HTTP+HTML form-based authentication
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HTTP+HTML form-based authentication, typically presently colloquially referred to as simply form-based authentication, is a technique whereby a website uses a web form to collect, and subsequently authenticate, credential information from a user agent, typically a web browser. (Note that the phrase "form-based authentication" is ambiguous. See form-based authentication for further explanation.)
The steps of the technique are:
- An unauthenticated user agent requests a web page from a website, via the HTTP protocol.
- The website returns an HTML web page to the unauthenticated user agent. The web page consists minimally of an HTML-based web form which prompts the user for their username and password, along with a button labeled "login" or "submit".
- The user fills in his username and password, and then presses the submit button.
- The user agent sends the web form data (which includes the username and password) to the web server.
- The website implementation, running on the web server, performs some verification and validation operations on the web-form data. If successful, the website considers the user agent to be authenticated.
HTTP+HTML form-based authentication is arguably the most prevalent user-authentication technique employed on the World Wide Web today. It is the approach of choice for essentially all wikis, forums, banking/financial websites, e-commerce websites, Web search engines, Web portals, and other common web-server applications.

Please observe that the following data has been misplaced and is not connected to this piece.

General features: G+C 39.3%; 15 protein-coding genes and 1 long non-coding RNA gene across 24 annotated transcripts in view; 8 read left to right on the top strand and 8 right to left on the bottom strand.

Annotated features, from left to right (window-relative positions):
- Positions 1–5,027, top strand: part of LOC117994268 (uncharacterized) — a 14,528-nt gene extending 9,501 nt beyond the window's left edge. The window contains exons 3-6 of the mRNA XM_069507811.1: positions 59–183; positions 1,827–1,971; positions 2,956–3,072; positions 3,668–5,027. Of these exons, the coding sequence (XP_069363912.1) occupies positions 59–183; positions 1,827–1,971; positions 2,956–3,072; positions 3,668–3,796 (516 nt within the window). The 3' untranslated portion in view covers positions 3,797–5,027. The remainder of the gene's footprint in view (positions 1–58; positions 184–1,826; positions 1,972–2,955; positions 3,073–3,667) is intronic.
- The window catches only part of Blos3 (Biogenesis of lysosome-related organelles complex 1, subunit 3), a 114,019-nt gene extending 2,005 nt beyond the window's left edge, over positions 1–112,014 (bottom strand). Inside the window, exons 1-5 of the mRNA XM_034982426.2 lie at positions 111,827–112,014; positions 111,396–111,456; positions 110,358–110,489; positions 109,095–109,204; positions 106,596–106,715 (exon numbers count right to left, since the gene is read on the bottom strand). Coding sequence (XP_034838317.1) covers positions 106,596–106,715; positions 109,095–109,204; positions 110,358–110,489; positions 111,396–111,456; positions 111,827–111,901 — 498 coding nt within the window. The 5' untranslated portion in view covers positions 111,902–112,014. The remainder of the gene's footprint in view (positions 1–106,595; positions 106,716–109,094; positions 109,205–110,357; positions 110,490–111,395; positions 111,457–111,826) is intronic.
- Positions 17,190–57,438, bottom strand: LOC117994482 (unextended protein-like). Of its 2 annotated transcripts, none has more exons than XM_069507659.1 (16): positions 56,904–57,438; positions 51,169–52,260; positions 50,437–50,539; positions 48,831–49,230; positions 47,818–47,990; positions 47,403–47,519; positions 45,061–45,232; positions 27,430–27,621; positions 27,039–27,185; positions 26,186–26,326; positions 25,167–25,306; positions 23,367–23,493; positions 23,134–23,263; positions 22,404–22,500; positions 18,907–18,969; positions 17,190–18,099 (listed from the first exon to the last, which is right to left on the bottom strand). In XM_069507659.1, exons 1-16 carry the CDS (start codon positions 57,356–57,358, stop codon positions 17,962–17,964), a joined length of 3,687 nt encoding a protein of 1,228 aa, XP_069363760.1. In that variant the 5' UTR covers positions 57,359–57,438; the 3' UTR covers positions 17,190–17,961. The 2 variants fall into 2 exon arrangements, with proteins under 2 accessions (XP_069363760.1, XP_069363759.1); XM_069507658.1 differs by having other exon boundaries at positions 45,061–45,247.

This popularity is apparently due to webmasters or their employers wanting fine-grained control over the presentation and behavior of the solicitation for user credentials, while the default pop-up dialog boxes (for HTTP basic access authentication or digest access authentication) that many web browsers provide do not allow precise tailoring. The desired precision may be motivated by corporate requirements (like branding) or implementation issues (e.g., the default configuration of web applications like MediaWiki, phpBB, Drupal, WordPress). Regardless of rationale, any corporate branding or user-experience adjustments must not distract from several security considerations of this authentication process.
- The user credentials are conveyed in the clear to the web site, unless steps such as employment of HTTPS are taken.
- The technique is essentially ad hoc in that effectively none of the interactions between the user agent and the web server, other than HTTP and HTML themselves, are standardized. The actual authentication mechanism employed by the website is, by default, unknown to the user and the user agent. The form itself, including the number of editable fields, and desired content thereof, are entirely implementation- and deployment-dependent.
- This technique is inherently phishable, or vulnerable to criminals masquerading as a trusted party in the authentication process. This is because it relies upon the end user to accurately validate that they are accessing the correct URL each time to prevent sending their password to an untrusted server. Users often fail to do this, which is why Phishing has become the most common form of security breach.
<form method="POST" action="/login"> <input type="text" name="username" required> <input type="password" name="password" required> <button type="submit">Login</button> </form>